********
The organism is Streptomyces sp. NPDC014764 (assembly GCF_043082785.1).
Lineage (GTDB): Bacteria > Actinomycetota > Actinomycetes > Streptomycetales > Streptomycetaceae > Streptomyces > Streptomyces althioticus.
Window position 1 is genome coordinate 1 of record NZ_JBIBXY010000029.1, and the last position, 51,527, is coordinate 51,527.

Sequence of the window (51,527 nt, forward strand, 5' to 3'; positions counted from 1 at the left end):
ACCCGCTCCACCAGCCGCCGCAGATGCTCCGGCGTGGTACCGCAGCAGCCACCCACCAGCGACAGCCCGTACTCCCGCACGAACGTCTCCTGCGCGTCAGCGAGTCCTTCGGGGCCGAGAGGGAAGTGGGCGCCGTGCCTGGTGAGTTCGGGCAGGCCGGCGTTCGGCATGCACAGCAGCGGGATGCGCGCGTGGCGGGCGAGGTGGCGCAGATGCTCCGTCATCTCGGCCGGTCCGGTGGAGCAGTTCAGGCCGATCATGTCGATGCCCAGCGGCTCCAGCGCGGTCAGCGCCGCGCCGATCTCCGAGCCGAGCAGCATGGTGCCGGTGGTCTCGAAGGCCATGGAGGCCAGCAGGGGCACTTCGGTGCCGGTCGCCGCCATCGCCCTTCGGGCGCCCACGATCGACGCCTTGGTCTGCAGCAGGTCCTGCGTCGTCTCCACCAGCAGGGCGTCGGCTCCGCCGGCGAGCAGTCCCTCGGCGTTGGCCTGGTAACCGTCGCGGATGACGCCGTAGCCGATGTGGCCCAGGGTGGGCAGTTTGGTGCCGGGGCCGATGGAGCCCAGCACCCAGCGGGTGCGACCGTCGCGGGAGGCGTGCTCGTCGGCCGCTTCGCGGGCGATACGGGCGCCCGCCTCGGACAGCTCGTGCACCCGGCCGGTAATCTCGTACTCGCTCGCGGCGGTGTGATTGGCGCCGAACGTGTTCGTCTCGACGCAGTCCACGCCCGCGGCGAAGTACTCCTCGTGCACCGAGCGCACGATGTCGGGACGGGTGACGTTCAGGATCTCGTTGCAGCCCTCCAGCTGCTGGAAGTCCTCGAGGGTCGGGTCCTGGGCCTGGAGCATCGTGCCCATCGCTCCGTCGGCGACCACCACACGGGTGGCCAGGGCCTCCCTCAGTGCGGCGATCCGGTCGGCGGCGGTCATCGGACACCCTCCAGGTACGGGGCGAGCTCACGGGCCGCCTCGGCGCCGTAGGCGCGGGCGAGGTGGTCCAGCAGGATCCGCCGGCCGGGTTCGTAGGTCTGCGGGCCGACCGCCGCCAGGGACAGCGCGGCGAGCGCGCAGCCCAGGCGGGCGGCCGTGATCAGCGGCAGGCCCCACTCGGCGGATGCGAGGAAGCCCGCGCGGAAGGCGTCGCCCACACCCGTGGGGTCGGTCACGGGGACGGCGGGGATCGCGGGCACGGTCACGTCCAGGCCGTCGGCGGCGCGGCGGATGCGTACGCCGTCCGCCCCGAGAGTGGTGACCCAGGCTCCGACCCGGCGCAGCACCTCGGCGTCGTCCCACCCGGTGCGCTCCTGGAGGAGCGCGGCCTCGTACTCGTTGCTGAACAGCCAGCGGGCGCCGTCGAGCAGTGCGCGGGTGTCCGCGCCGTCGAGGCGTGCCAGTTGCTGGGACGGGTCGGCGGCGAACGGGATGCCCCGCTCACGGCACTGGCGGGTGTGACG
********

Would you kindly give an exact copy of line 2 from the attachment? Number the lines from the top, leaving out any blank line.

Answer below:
Lineage (GTDB): Bacteria > Actinomycetota > Actinomycetes > Streptomycetales > Streptomycetaceae > Streptomyces > Streptomyces althioticus.